Posts Tagged ‘Michael Zubay’


Pinche Blues Band and Michael Zubay

Pinche Blues Band at Boondocks Lounge a few years ago. Michael Zubay is at left playing bass guitar.

My good friend and on-again-off-again bass player for the last eight or ten years, Michael Zubay, died last night from cancer. I loved him. We clicked both musically and personally. If I wanted someone to talk to who I’d trust, Michael was the guy. He was honest, helpful, tremendous fun to be around, and tremendous fun to play with. He also was funnier than hell and had a good, dark sense of humor. He was a very good friend and a very good musician.

Michael was an atheist, and in place of a religious service there will be a day-long jam session and party for all of the musicians he played with over the years. No date yet, but I’ll post video if and when it’s available. (Update: The jam happened yesterday on November 11; Jay Werth videoed it, and I’ll post links to some of the videos once Jay has them up on Youtube.)

Here’s probably the best recording I have of Michael from back in 2014 when we had the Pinche Blues Band together. His bass lines are absolutely wonderful (check out the syncopation and how much the bass line drives).

Michael wrote a number of songs, and we’ll record his best one, “No Job Blues,” on our next CD (probably as Stone Dead). I’ll post it once it’s available.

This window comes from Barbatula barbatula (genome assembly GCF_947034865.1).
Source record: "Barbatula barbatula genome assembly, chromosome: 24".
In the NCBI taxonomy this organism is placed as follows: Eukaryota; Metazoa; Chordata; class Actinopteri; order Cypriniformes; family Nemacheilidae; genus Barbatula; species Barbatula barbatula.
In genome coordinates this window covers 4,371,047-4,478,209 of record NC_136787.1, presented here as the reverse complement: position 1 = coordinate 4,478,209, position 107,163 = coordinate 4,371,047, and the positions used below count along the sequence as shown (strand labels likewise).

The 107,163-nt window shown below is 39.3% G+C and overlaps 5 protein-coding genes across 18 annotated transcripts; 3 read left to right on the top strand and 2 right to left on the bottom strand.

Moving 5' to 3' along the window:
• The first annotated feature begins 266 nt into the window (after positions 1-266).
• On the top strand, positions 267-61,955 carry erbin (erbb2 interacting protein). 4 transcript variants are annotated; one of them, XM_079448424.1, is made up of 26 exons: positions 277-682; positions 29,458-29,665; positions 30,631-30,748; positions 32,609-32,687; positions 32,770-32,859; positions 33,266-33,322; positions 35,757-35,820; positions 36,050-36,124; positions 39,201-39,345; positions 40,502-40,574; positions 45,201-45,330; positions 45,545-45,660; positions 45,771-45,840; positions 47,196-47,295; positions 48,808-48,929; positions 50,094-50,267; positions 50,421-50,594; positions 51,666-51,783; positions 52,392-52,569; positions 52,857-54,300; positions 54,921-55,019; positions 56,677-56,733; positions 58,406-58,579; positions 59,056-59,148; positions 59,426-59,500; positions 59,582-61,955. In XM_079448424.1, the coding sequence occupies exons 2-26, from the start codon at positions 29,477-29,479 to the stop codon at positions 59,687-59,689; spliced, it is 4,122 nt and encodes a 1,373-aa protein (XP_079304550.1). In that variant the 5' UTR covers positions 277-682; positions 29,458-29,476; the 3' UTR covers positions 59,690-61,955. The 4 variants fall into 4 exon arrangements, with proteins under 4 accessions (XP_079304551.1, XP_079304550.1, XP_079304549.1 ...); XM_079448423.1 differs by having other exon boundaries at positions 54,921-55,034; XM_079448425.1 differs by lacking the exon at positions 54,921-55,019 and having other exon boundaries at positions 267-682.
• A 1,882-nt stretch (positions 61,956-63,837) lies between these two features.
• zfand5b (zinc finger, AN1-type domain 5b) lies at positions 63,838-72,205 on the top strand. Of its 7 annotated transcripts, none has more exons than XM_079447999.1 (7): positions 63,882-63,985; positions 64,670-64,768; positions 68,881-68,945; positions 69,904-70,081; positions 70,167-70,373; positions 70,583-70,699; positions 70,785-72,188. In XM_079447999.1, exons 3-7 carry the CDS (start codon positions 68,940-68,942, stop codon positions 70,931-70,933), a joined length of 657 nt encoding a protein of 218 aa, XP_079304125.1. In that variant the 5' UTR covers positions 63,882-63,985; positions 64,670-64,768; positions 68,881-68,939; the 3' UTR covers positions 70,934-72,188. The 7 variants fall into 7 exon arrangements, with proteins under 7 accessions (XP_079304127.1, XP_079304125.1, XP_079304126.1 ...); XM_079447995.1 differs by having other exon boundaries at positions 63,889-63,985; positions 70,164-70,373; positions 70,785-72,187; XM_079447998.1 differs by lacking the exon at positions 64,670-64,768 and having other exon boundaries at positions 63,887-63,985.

More later.

 


Within the last two or three months, after decades of playing guitar, I’ve begun playing bass in one of my musical projects (Borrowed Time).

Until then, my attitude toward bassists was, “fine, play the damn root on the one, after that, whatever.”

I had no idea.

The Bassist's Bible by Tim Boomer front coverI thought it absolutely pathetic that the most popular part of The Bassist’s Bible was the appendix in the back listing the bassists in various bands over the last few decades.

Who could give a shit?

Bassists. That’s who.

Everyone else should, too.

As I’ve discovered recently, while learning to play bass, there’s a reason for that: bassists usually get no credit  at all, and they can be incredibly creative and vital to the success of a band.

How many bassists can you name right now? I’ll bet you can count them on the fingers of one hand. The really good ones you’ll probably name are Paul McCartney, John Entwistle and, if you’re a jazz freak, Ron Carter, Charlie Mingus, and Jaco Pastorious . . . and beyond that? Probably few if any.

Why are they so important? They anchor a song and more importantly drive it and can provide counterpoint to the lines above.

Check this tune out from the last Pinche Blues Band CD: Life Is Good. My pal Michael Zubay drives the hell out of it. It would be nowhere near as compelling without his driving bass line.

On this song, people tend to just listen to the vocals (Abe), my (guitar) solo, and Fred’s (organ) solo. NOT the bass line which drives the whole thing.

How does he do it? Rhythm. It’s one . . . AND (of 2nd beat — hammering it) . . . and four and one . . . AND . . . etc.

It’s only since I began playing bass myself, after decades of playing only guitar, that I really began to appreciate bass players.

Thanks guys. Over the decades, I’ve never properly appreciated you. I’m proud to join your ranks. It’s the most musical fun I’ve had in a long time.